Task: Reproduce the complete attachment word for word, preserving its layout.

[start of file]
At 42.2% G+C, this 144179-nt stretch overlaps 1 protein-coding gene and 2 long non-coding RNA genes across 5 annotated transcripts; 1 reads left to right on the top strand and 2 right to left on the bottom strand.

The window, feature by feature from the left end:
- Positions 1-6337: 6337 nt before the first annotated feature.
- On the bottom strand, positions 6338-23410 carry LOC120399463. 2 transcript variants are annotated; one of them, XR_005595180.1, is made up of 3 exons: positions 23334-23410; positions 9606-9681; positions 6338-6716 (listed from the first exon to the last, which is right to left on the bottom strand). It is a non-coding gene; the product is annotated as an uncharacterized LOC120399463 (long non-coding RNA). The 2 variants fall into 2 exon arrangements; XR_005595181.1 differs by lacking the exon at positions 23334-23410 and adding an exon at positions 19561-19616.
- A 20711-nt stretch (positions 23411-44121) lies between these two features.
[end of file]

At 42.2% G+C, this 144179-nt stretch overlaps 1 protein-coding gene and 2 long non-coding RNA genes across 5 annotated transcripts; 1 reads left to right on the top strand and 2 right to left on the bottom strand.

The window, feature by feature from the left end:
- Positions 1-6337: 6337 nt before the first annotated feature.
- On the bottom strand, positions 6338-23410 carry LOC120399463. 2 transcript variants are annotated; one of them, XR_005595180.1, is made up of 3 exons: positions 23334-23410; positions 9606-9681; positions 6338-6716 (listed from the first exon to the last, which is right to left on the bottom strand). It is a non-coding gene; the product is annotated as an uncharacterized LOC120399463 (long non-coding RNA). The 2 variants fall into 2 exon arrangements; XR_005595181.1 differs by lacking the exon at positions 23334-23410 and adding an exon at positions 19561-19616.
- A 20711-nt stretch (positions 23411-44121) lies between these two features.